Movie Review: Biutiful

By Peter Calder

Add a comment
Javier Bardem puts in an Oscar-worthy performance. Photo / Supplied
Javier Bardem puts in an Oscar-worthy performance. Photo / Supplied

Death casts a long, dark shadow across the fourth feature by the Mexican-born director of Amores Perros, 21 Grams and Babel.

The main character Uxbal (Bardem, in a masterly Oscar-nominated performance), gets bad news from his doctor in the first few minutes; he talks (or perhaps pretends to talk) to the recently departed, helping them on their way and easing the pain of the bereaved; he has to disinter his father's remains from a cemetery being bulldozed for a development; he is implicated in an appalling tragedy at the film's midpoint.

In calling this film a requiem, Inarritu intends to contrast its linear, single-story form with the sprawling, multi-narrative style of his earlier "operas", but the word fits its elegiac substance too.

After two mysterious opening sequences, it is set in a Barcelona that tourists never see. Gaudi's Sagrada Familia is glimpsed on the far horizon from the Santa Coloma enclave, a multi-ethnic neighbourhood full of immigrants - many of them illegal - mainly from Africa and China.

Here, beyond his moonlighting as a corpse-whisperer, Uxbal plies various trades, simultaneously exploiting and assisting those around him as he gets work for illegals in sweatshops and on corner-cutting construction sites.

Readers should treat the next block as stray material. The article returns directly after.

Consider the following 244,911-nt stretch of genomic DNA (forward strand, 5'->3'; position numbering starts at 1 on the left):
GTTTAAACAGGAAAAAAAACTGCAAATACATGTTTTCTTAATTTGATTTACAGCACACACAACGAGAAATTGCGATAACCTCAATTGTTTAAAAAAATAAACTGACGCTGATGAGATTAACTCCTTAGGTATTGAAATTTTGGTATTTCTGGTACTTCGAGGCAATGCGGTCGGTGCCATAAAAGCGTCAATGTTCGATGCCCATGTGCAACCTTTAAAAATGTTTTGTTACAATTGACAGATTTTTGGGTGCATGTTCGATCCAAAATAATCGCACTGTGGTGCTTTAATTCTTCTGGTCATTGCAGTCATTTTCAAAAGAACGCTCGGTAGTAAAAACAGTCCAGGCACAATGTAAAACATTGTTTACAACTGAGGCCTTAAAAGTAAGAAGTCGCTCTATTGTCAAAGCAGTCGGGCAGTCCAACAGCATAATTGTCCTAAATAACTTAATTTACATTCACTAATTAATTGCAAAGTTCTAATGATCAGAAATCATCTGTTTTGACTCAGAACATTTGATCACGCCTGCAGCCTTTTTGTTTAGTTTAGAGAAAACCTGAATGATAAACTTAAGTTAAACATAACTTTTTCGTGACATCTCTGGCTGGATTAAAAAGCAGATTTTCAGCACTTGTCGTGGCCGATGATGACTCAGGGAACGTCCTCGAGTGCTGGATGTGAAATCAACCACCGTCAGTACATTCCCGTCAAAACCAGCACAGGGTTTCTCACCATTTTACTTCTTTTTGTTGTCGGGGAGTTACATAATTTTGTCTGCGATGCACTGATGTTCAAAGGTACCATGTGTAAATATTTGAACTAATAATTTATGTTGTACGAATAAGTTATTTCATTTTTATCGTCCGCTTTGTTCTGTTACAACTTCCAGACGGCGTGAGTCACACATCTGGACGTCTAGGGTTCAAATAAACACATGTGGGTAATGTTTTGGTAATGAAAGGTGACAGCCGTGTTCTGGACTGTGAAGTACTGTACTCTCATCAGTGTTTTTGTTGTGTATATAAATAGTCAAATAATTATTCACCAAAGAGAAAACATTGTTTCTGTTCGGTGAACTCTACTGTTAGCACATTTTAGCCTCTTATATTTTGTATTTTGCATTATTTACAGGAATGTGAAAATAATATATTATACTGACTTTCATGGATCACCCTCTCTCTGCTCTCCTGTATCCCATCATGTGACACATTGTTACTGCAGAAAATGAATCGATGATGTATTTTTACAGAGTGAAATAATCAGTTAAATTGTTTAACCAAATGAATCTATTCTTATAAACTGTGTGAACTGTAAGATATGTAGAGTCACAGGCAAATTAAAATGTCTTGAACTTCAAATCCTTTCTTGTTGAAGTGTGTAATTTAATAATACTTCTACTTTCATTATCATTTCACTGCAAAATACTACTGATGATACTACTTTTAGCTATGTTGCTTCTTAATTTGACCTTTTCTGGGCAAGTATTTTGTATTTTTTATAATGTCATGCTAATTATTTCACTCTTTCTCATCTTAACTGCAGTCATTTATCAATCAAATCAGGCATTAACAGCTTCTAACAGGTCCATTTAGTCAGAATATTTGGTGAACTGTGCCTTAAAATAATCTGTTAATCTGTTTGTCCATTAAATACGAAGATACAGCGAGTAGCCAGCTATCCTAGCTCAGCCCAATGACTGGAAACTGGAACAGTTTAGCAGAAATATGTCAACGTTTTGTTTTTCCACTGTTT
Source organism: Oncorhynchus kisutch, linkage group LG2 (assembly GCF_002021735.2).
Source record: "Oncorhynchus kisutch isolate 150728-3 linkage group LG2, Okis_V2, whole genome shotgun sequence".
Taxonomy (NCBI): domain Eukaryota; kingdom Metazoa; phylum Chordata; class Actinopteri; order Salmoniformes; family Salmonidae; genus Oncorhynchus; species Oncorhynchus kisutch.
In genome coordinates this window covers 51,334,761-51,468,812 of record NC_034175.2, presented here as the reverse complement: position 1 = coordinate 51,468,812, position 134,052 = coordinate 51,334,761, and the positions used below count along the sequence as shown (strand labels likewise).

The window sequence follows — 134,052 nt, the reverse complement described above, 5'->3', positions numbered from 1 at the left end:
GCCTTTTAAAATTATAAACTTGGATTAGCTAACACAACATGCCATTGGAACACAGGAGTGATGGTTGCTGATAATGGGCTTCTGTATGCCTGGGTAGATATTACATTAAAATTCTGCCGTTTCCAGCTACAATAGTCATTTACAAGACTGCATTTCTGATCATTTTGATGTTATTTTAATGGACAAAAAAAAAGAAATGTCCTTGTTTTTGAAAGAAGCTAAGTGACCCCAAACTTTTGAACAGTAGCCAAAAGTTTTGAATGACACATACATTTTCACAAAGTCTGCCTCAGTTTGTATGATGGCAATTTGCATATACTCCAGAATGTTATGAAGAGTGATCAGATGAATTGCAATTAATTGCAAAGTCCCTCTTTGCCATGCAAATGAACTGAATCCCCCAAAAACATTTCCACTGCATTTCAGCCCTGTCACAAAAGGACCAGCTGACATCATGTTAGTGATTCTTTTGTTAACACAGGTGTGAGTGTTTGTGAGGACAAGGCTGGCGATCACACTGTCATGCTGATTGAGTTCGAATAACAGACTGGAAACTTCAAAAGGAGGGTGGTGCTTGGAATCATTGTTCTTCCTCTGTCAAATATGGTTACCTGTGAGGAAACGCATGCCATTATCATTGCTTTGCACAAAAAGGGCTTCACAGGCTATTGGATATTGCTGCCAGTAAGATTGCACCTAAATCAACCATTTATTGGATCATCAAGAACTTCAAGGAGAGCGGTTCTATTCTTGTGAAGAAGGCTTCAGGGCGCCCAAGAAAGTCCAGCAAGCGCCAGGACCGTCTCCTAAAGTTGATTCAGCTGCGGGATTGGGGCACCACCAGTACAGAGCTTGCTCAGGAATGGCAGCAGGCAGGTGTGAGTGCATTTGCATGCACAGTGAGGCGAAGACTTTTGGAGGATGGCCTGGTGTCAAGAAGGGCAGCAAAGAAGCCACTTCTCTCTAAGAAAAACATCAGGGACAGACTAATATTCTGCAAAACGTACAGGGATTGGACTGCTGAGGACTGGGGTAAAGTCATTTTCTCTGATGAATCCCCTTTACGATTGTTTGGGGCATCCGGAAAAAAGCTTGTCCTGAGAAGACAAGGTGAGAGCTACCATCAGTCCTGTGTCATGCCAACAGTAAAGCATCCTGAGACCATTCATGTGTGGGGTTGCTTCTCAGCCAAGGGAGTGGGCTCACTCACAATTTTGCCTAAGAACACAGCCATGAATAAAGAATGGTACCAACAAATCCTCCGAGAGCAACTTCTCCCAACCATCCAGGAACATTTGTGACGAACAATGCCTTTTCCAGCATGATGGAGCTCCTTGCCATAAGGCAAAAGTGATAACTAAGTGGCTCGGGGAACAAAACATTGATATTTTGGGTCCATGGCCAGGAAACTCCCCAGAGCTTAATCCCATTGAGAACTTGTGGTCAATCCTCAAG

Meanwhile he strives to be a good father to his kids, Mateo and Ana, (Estrella and Bouchaib, radiantly naturalistic), while dealing with their bipolar mother Marambra (Alvarez, sensational), estranged but anxious to re-enter their lives.

With the Grim Reaper coming a step closer with every frame, the film is obviously no light entertainment, but the relentlessly downward narrative arc is not without its rewards.

At the head of a fine cast, Bardem, who seems to contain in his hulking frame not just a private pain but a distilled grief for the sins of the world, is mesmerising as a man striving to master a life that is slowly devouring him.

And the film's look, contrived by Inarritu's longtime cinematographer Rodrigo Prieto is impressively stylish, if sometimes overwrought: street sequences, in particular a police round-up, are so realistic you can almost smell them; by contrast, a scene in a nightclub, that recalls Guillermo del Toro's Pan's Labyrinth, is massively, showily over the top.

But ultimately, the movie, a nominee for the foreign-film Academy Award, is much less than the sum of its parts: events unfold in a story that reads like a variant of the biblical Man of Sorrows but the viewer is left as bereft as the characters.

It would be unfair to expect a glib, moralistic conclusion, but after taking us so deep into lives of such misery, the film might have offered some glimmer of hope - or even just a reason for the ride.

Stars: 3/5
Cast: Javier Bardem, Guillermo Estrella, Hanaa Bouchaib, Maricel Alvarez
Director: Alejandro Gonzalez Inarritu
Running time: 148 mins
Rating: R16 (Contains violence, offensive language and content that may disturb). In Spanish with English subtitles
Verdict: Grim and brilliant but ultimately hollow

- TimeOut

- NZ Herald

Get the news delivered straight to your inbox

Receive the day’s news, sport and entertainment in our daily email newsletter


Have your say

1200 characters left

By and large our readers' comments are respectful and courteous. We're sure you'll fit in well.
View commenting guidelines.

© Copyright 2015, NZME. Publishing Limited

Assembled by: (static) on production bpcf04 at 26 Nov 2015 23:44:21 Processing Time: 425ms